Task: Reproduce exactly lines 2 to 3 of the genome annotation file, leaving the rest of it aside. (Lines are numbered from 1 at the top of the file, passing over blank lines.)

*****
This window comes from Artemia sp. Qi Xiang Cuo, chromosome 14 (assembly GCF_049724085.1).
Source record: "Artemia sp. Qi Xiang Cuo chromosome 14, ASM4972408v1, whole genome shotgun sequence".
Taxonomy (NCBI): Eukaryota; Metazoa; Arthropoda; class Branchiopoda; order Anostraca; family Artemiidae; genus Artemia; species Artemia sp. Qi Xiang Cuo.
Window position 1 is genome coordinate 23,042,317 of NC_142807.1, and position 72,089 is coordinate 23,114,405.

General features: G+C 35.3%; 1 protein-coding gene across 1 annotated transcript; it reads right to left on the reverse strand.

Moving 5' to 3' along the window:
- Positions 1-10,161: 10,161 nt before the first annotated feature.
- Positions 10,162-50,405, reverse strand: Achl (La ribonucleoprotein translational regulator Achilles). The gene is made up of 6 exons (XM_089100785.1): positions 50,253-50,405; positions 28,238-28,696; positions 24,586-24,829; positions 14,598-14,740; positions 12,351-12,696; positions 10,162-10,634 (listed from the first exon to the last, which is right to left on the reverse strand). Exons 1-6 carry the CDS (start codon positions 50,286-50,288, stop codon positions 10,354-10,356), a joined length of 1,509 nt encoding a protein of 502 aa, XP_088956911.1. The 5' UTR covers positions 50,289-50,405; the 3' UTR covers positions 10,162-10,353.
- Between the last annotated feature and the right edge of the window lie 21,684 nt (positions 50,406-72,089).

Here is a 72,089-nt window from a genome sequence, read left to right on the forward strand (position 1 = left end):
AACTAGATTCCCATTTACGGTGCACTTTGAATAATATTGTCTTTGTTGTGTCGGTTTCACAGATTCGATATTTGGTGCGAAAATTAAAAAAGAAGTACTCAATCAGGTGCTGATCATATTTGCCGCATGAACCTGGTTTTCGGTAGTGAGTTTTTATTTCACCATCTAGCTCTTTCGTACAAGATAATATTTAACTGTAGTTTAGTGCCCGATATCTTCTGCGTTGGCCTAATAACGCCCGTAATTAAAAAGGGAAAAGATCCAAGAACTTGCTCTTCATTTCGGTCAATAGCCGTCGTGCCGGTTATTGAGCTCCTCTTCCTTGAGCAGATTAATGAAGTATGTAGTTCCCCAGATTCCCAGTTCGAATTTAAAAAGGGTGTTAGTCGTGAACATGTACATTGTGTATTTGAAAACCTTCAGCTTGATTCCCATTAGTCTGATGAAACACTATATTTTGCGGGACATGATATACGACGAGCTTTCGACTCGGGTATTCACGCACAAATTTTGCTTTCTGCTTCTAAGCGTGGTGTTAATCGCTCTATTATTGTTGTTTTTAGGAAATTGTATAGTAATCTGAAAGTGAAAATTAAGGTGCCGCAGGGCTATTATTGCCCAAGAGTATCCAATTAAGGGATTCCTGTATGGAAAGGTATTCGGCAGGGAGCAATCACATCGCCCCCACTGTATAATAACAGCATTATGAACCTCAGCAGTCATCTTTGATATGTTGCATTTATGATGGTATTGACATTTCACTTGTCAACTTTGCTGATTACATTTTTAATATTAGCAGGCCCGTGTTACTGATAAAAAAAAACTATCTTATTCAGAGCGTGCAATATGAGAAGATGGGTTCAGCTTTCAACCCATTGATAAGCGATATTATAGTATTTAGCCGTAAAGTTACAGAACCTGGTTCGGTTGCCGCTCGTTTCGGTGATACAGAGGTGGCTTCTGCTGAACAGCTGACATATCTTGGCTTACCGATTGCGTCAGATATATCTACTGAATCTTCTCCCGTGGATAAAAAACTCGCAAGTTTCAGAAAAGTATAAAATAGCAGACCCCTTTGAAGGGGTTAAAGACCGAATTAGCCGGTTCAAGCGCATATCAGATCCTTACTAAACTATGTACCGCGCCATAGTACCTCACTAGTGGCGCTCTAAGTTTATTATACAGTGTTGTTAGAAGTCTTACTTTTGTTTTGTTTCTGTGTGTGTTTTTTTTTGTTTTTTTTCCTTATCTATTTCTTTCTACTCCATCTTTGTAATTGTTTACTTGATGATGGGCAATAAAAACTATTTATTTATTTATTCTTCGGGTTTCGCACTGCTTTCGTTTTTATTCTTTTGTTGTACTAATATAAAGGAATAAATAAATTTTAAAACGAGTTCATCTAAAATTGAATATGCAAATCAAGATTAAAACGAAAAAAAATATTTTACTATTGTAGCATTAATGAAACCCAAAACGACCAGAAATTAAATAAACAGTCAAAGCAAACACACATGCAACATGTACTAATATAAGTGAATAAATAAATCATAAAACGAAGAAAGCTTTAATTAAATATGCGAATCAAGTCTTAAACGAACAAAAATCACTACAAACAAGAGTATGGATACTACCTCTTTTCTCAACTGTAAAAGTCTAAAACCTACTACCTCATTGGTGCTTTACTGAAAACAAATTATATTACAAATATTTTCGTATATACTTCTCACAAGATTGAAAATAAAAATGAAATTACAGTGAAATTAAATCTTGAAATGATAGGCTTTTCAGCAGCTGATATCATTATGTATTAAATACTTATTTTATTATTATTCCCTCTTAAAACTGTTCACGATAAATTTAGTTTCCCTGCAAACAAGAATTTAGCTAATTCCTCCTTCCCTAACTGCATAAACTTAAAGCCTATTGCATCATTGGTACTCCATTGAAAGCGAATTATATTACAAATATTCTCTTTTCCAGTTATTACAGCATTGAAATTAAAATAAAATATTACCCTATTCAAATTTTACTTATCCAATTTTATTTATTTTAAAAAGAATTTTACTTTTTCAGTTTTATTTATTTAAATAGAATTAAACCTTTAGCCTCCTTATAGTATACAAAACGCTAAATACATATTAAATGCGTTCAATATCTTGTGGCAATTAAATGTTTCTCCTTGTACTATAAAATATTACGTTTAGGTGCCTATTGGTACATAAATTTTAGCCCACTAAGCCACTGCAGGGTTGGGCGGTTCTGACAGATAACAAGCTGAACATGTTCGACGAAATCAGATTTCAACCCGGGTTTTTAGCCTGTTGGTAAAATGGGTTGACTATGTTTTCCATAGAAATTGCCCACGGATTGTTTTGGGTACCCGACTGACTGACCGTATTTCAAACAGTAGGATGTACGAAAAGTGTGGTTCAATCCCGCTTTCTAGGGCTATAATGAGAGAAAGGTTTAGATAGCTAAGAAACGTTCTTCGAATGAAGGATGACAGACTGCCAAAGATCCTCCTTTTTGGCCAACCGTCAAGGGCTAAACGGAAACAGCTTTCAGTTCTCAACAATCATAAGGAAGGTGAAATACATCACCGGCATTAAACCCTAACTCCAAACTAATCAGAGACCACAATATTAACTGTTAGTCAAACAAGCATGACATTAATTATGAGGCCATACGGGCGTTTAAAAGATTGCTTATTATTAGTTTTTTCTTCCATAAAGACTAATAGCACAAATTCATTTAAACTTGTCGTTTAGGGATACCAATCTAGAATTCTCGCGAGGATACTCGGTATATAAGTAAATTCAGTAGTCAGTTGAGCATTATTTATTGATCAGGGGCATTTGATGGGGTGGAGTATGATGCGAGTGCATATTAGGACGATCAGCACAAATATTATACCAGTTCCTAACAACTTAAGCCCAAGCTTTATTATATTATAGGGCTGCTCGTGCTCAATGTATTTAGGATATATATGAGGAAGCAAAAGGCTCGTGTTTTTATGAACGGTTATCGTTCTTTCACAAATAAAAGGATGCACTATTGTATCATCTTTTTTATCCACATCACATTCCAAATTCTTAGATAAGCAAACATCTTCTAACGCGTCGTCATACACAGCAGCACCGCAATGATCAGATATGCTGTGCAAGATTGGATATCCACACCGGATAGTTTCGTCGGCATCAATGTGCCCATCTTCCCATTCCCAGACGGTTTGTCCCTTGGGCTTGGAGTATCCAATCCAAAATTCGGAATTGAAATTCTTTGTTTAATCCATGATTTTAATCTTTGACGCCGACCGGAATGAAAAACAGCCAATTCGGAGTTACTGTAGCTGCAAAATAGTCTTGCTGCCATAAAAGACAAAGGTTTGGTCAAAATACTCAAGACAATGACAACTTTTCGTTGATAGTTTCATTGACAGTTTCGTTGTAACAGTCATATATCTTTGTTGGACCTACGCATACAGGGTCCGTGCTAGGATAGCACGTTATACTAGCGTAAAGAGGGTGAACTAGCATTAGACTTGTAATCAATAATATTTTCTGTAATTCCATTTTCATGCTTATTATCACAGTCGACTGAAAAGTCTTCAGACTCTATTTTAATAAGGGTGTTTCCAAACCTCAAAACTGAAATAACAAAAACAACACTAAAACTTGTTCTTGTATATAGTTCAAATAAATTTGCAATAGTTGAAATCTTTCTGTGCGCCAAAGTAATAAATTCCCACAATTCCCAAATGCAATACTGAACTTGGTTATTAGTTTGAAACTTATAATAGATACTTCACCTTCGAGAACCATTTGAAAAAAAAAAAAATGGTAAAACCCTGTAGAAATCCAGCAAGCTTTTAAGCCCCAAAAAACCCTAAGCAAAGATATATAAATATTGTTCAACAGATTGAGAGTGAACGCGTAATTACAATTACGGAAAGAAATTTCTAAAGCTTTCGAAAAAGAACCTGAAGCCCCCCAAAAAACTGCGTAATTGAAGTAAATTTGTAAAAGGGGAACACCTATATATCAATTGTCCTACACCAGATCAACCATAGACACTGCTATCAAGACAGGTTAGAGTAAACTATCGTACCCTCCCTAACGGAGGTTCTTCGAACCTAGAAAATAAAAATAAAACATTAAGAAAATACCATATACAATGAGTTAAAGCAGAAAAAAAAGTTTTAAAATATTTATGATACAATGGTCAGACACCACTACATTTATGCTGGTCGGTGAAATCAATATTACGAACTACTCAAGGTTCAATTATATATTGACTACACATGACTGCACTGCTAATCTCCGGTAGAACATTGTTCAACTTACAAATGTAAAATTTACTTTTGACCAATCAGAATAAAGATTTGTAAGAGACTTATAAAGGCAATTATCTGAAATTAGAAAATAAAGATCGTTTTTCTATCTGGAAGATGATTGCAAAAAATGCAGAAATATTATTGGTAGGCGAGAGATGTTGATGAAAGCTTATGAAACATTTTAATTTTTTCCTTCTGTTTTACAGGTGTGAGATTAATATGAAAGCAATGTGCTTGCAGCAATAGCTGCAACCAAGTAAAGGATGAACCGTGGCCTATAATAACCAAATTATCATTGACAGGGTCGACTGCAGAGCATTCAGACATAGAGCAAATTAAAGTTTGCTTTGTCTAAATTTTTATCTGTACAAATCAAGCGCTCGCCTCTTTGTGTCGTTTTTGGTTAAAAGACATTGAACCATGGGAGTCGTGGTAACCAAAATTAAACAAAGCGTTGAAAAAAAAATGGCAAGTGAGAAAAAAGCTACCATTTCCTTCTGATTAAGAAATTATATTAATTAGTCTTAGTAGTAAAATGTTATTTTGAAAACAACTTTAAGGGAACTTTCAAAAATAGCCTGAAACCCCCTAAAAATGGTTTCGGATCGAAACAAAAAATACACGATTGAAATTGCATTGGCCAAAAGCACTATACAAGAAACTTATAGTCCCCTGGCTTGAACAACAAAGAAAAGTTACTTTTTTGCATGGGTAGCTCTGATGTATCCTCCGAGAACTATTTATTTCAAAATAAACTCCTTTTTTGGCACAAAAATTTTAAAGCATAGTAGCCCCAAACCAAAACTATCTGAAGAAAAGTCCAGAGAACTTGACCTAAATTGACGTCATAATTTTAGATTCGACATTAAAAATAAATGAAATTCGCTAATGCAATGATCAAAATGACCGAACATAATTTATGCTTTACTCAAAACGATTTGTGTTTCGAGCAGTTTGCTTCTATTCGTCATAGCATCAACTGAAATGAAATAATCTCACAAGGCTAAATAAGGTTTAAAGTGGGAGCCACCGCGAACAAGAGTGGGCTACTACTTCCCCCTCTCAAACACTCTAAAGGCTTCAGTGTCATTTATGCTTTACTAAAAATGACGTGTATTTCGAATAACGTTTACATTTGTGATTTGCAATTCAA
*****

Source record: "Artemia sp. Qi Xiang Cuo chromosome 14, ASM4972408v1, whole genome shotgun sequence".
Taxonomy (NCBI): Eukaryota; Metazoa; Arthropoda; class Branchiopoda; order Anostraca; family Artemiidae; genus Artemia; species Artemia sp. Qi Xiang Cuo.